What is this recent reform jazz all about? Can the Soviet Union catch up with the United States?

If you read U.S.S.R. leader Mikhail Gorbachev's late January 84-page report to the party's central committee, you will see that the man is preaching action, now. Change, now. Democracy, now.Should we be jittery?

Not really.

Can the Soviets catch up?

No, they can't.

But this needs explanation. Notice, I did not say they never will catch up.

Already, the Soviets have caught up in some categories. And they could win the economic race by default, that is, if our sluggish economy becomes more so, and Uncle Sam keeps tripping himself up.

Put another way: If the U.S.S.R. makes progress (and the Soviet people are intelligent and, it seems, a great many support the Gorbachev call for action), and the United States does little else except stumble (question: can we keep running fat budget deficits and uncontrollable trade deficits and not suffer?), then we will assist the U.S.S.R. in overtaking us, just as we are

helping Japan teach us how to make cars.

The U.S.S.R. has already caught up or even run ahead of us in production of steel, gas, oil, cement and tractors. It does extremely well in some fields.

Experts say the U.S.S.R. is the global leader in advanced welding technology. The Soviets are constructing an atom smasher that is probably bigger than anybody's in the west. They make wide use of atomic icebreakers.

But technologically speaking, the U.S.S.R. remains perhaps 15-20 years behind us. Mr. Gorbachev still talks about the need for Soviet factories to make goods that are of world standard quality.

Talk to any number of Western or Japanese businessmen in Moscow and they weep in your lap: Yes, we want so much to buy more from the Soviets so we can increase our trade, but the quality of their goods is so bad we can't sell them in the West.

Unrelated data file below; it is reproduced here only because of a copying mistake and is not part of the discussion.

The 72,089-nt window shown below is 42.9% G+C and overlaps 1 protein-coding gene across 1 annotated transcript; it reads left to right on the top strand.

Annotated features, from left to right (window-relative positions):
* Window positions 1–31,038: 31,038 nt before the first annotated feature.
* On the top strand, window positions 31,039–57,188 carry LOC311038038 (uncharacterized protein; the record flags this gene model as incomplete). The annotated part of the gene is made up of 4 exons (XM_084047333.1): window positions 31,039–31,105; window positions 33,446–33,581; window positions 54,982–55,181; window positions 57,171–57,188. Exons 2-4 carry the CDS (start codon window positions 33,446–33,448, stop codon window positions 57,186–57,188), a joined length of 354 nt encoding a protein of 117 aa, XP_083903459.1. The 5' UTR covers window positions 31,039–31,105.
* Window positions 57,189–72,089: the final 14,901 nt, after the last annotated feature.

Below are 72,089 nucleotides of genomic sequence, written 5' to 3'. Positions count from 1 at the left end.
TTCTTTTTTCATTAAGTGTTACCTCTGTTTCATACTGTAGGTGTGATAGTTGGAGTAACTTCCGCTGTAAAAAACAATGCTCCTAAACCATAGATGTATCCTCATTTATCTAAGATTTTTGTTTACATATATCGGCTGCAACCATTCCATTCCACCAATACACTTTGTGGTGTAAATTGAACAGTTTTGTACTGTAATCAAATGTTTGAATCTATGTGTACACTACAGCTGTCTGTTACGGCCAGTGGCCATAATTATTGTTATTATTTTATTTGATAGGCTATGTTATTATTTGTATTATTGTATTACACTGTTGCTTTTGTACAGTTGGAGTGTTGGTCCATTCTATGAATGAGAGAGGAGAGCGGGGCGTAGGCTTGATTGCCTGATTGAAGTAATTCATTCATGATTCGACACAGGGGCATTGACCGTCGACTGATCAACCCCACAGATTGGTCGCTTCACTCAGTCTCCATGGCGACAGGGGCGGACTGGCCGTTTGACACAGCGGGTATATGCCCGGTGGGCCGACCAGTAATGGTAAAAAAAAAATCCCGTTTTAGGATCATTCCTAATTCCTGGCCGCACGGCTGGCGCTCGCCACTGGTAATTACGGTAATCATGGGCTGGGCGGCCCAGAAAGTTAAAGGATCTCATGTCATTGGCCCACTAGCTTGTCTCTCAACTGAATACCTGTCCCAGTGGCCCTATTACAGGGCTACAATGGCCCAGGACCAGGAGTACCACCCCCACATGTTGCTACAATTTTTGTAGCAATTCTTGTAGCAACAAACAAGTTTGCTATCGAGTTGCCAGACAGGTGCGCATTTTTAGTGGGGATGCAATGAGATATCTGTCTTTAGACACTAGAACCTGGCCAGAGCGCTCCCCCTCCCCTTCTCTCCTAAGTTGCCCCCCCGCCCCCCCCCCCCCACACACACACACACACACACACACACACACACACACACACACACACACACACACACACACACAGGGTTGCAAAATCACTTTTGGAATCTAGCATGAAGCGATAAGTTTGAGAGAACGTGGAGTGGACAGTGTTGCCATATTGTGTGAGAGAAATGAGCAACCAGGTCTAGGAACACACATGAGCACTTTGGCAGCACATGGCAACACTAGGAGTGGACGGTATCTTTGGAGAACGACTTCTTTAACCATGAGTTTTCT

In his long January statement, Mr. Gorbachev said bluntly: He who is not in the lead in scientific ideas risks falling back in everything. He admitted that many Soviet enterprises were putting out products that are hopelessly obsolete and that come under serious criticism by consumers and hold back the country's scientific and technological progress.

But is there anything new in the Gorbachev approach?

Yes there is.

Western sources note more bite in Mr. Gorbachev's words than in those of previous leaders. They say Mr. Gorbachev is calling for more criticism and self-criticism. They say he is saying things that were not said before, or said only obliquely.

Some examples:

Mr. Gorbachev speaks about the country being too timid to tackle some major problems in everyday life.

He speaks about the need for free labor and free thought in a free country.

And, there ought to be no off-limits for criticism in Soviet society, and this fully applies to the mass media.

Also: We need democratization in order to move ahead.

(The U.S.S.R. leader used the words democracy, democratism or democratization at least 50 times in his oral report to the party.)

Some Western experts, of course, blame the Soviet system for the mess it's in. Others say the U.S.S.R. can make splendid progress when it needs to. They say that if the Soviets want to make rapid strides in one specific sector, say gas and oil, they can put their energies into it and do it.

Other sources speak of such problems as the so-called Russian work ethic. Why, the sources ask, should Soviet workers do a better job? To get more pay? But what can they do with more rubles? There is a chronic shortage of high- quality consumer goods.

Nevertheless, new ideas are being pushed.

Experiments are being tried in the U.S.S.R. economy. Thus, self-financing is now practiced in some enterprises. A number of U.S.S.R. enterprises are being allowed to engage directly in foreign trade. Joint ventures are sought with foreign companies.

While the Kremlin wants brisker trade with the West and Japan, its policy of greater self-reliance and catching up with these countries could eventually mean less business for us. But no foreign trader here predicts such Soviet propulsion in this century.

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